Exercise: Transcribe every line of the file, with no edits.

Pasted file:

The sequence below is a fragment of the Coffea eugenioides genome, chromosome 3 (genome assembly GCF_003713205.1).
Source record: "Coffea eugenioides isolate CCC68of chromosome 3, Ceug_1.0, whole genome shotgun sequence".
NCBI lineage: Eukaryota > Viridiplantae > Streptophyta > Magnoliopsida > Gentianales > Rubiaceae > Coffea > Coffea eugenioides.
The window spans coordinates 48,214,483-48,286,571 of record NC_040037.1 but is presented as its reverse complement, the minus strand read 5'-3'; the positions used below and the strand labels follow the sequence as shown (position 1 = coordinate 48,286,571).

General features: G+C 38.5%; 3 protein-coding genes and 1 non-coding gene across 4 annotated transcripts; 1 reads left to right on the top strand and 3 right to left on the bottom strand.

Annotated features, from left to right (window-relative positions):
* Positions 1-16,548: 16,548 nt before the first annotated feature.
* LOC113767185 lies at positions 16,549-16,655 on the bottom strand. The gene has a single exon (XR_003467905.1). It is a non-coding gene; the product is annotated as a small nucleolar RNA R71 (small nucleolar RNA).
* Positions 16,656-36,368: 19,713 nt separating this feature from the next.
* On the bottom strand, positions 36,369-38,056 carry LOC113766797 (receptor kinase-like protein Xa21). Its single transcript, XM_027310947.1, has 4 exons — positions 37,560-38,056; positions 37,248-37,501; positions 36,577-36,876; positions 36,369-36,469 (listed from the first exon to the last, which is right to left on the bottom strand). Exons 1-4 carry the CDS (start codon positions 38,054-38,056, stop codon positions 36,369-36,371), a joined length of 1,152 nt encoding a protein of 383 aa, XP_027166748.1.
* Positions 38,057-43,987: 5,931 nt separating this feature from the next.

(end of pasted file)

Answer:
The sequence below is a fragment of the Coffea eugenioides genome, chromosome 3 (genome assembly GCF_003713205.1).
Source record: "Coffea eugenioides isolate CCC68of chromosome 3, Ceug_1.0, whole genome shotgun sequence".
NCBI lineage: Eukaryota > Viridiplantae > Streptophyta > Magnoliopsida > Gentianales > Rubiaceae > Coffea > Coffea eugenioides.
The window spans coordinates 48,214,483-48,286,571 of record NC_040037.1 but is presented as its reverse complement, the minus strand read 5'-3'; the positions used below and the strand labels follow the sequence as shown (position 1 = coordinate 48,286,571).

General features: G+C 38.5%; 3 protein-coding genes and 1 non-coding gene across 4 annotated transcripts; 1 reads left to right on the top strand and 3 right to left on the bottom strand.

Annotated features, from left to right (window-relative positions):
* Positions 1-16,548: 16,548 nt before the first annotated feature.
* LOC113767185 lies at positions 16,549-16,655 on the bottom strand. The gene has a single exon (XR_003467905.1). It is a non-coding gene; the product is annotated as a small nucleolar RNA R71 (small nucleolar RNA).
* Positions 16,656-36,368: 19,713 nt separating this feature from the next.
* On the bottom strand, positions 36,369-38,056 carry LOC113766797 (receptor kinase-like protein Xa21). Its single transcript, XM_027310947.1, has 4 exons — positions 37,560-38,056; positions 37,248-37,501; positions 36,577-36,876; positions 36,369-36,469 (listed from the first exon to the last, which is right to left on the bottom strand). Exons 1-4 carry the CDS (start codon positions 38,054-38,056, stop codon positions 36,369-36,371), a joined length of 1,152 nt encoding a protein of 383 aa, XP_027166748.1.
* Positions 38,057-43,987: 5,931 nt separating this feature from the next.